Mono often hits the liver. So anything the liver normally does such as pouring glucose into the blood stream can be affected. It should straighten out in a few weeks. Not that that's any help to you while you go through this.

Just fyi, it may feel or sound lower because he's not used to it but 70/80 is a pretty perfect blood sugar. You don't really need to correct that number blood sugar.

He has a CGM and a 90 with a down arrow is scary enough - can't wait until it hits 70 or 80 or we won't be able to correct fast enough. Also, he starts feeling funny (shaky) at 80. So, we do need to keep him around 100 just to be safe and so he feels good.

He was diagnosed with mono at Thanksgiving, so we've been dealing with this for 6 weeks now. We seem to have his breakfast and lunch #'s a lot more under control and his dinner #'s are a little better (not much). It's just the over night drops. I heard that mono can last up to 10 weeks! YIKES!

Actually you don't. He is feeling funny at 80 because he is used to being higher. He needs to get used to being at a number like 80 because it's a perfect number. You actually correct (with carbs) at 90? That's totally unnecessary - you don't want to take insulin you don't need or not enable the process of getting used to normal numbers. My guess is it's you that doesn't feel safe at 80. It takes awhile until you get a bit more relaxed. If you use glucose tablets which are the quickest method to raise a low, he should be fine in 15 minutes to 1/2 hour. If you are using food it takes longer.Relax, mom, you and Kyle are doing great!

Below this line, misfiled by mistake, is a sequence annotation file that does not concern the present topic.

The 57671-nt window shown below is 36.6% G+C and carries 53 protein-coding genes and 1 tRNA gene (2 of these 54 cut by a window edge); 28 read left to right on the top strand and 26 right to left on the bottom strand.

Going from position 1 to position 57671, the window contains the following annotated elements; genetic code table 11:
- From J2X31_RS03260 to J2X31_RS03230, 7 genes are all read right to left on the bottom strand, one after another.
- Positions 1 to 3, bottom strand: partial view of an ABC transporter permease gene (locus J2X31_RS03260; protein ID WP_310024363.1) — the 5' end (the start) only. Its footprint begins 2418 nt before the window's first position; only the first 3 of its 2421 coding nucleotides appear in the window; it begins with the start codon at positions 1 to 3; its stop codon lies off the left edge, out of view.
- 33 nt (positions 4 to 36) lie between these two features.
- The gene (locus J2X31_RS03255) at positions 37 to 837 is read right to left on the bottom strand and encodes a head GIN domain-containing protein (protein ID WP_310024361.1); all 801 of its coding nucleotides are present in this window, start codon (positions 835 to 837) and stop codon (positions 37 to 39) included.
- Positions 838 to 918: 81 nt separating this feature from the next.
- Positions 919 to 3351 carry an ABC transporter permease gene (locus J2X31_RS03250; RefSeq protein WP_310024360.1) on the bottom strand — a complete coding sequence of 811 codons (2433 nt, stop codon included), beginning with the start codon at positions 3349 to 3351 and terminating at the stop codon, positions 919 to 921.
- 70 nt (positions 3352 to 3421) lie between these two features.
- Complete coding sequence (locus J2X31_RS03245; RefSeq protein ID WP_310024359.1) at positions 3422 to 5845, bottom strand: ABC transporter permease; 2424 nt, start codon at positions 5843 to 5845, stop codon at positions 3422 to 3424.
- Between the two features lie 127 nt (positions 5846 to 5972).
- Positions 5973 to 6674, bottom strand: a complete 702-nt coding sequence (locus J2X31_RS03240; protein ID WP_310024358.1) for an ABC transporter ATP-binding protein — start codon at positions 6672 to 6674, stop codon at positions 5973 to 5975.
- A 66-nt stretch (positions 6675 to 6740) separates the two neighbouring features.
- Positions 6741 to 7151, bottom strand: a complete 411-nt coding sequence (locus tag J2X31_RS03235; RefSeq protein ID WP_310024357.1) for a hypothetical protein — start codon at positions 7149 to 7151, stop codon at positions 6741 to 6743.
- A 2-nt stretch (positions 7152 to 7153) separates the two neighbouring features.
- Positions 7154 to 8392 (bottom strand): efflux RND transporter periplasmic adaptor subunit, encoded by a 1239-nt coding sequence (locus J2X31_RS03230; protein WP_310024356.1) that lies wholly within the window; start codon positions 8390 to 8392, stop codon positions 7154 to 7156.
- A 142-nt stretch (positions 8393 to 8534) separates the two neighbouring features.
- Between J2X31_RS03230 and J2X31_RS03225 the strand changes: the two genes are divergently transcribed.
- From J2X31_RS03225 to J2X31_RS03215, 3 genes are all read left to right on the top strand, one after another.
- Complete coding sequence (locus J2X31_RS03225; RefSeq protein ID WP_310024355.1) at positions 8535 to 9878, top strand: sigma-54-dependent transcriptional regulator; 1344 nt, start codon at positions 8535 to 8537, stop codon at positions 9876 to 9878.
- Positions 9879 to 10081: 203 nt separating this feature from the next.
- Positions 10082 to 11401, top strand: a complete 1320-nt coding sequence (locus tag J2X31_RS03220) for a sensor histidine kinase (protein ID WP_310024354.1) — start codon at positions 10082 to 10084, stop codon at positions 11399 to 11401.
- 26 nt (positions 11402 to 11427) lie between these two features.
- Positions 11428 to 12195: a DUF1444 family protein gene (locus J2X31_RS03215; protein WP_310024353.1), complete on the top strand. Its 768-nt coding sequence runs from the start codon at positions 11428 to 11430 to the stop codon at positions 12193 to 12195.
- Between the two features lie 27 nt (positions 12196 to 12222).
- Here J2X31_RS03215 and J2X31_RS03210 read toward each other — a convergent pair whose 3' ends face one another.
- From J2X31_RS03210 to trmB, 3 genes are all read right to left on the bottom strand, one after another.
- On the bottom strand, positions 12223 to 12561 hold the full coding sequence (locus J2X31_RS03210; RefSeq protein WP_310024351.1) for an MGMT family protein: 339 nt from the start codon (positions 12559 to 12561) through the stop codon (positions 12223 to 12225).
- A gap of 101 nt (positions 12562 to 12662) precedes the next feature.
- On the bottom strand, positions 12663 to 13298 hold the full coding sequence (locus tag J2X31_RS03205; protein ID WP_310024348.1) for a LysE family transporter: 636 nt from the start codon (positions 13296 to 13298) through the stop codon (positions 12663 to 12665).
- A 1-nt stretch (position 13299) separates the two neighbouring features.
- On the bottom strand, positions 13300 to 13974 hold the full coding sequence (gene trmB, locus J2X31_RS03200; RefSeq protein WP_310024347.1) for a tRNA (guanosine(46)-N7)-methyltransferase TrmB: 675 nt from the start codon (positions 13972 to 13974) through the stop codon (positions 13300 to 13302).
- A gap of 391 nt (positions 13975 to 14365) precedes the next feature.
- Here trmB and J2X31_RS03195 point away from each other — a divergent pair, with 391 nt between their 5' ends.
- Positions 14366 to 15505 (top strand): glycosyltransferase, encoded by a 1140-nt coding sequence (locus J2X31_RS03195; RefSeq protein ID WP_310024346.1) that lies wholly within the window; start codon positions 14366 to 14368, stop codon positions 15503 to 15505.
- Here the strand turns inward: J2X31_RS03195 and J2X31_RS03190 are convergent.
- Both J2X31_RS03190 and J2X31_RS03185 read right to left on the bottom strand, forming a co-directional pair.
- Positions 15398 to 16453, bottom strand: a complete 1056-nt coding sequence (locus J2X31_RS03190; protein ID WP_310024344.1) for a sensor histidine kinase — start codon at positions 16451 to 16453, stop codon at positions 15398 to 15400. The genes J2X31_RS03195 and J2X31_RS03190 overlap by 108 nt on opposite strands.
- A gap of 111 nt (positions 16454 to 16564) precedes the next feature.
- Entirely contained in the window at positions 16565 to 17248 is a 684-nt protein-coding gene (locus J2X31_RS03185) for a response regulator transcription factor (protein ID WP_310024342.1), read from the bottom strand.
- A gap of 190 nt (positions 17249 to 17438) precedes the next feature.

We didn't correct at 90 before he was sick because he didn't plumet. We have been correcting since he's had mono because we have been giving so much more insulin at meals (we think the mono has made him a bit insulin resistant - and the fact that he is so tired and not moving around as much). We see the endo. tomorrow morning (finally) & hope she can offer some good advice.

Oh, I see; I didn't realize this is an attempt to deal with the unusual situation. What is he starting at before the meals? If he starts at 90 and ends up back at 90 3-4 hours later the insulin is doing its job, just doing it slowly. I agree with the others who said to bolus a bit sooner so the insulin hits quicker to deal with the carbs and then the tail doesn't hang around to lower him too much. If you increase the I:C by a point or so and take it a bit earlier you may catch the spike without going too low later. As an adult I rarely get sick but it does sound like being sick messes with your D management and I think you're doing the best you can to ride it out.

Mono is no fun under ordinary circumstances; I had it when I was 19 and I still remember feeling pretty ok but then as soon as I tried to do anything I was wiped out. Mine lasted most of a summer. But of course I didn't have D to complicate things. Hang in there!

Even with Kyle being sick for over a month his A1c was 6.6. YAY!